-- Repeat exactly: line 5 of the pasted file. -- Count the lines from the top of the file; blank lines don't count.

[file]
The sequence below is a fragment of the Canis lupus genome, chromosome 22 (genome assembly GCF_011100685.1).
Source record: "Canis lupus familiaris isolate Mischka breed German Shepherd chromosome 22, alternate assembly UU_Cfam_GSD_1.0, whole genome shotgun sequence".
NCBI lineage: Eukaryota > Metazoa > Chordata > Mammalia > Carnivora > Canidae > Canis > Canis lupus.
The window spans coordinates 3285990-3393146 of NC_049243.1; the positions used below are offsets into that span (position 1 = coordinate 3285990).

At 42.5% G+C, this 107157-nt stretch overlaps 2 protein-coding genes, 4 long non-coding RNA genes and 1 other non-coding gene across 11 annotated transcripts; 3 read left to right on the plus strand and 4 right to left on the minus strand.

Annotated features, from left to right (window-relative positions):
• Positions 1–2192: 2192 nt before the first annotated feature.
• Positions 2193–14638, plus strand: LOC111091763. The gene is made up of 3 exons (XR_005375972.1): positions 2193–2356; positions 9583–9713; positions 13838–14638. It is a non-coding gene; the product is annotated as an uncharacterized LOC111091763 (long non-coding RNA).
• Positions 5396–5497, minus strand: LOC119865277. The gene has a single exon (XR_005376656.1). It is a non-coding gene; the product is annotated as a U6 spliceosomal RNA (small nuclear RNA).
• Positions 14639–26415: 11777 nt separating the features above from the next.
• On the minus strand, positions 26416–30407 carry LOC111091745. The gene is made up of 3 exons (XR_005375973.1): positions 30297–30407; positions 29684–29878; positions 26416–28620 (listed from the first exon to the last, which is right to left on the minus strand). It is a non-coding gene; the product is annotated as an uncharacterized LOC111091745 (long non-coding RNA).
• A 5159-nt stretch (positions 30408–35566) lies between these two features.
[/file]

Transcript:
At 42.5% G+C, this 107157-nt stretch overlaps 2 protein-coding genes, 4 long non-coding RNA genes and 1 other non-coding gene across 11 annotated transcripts; 3 read left to right on the plus strand and 4 right to left on the minus strand.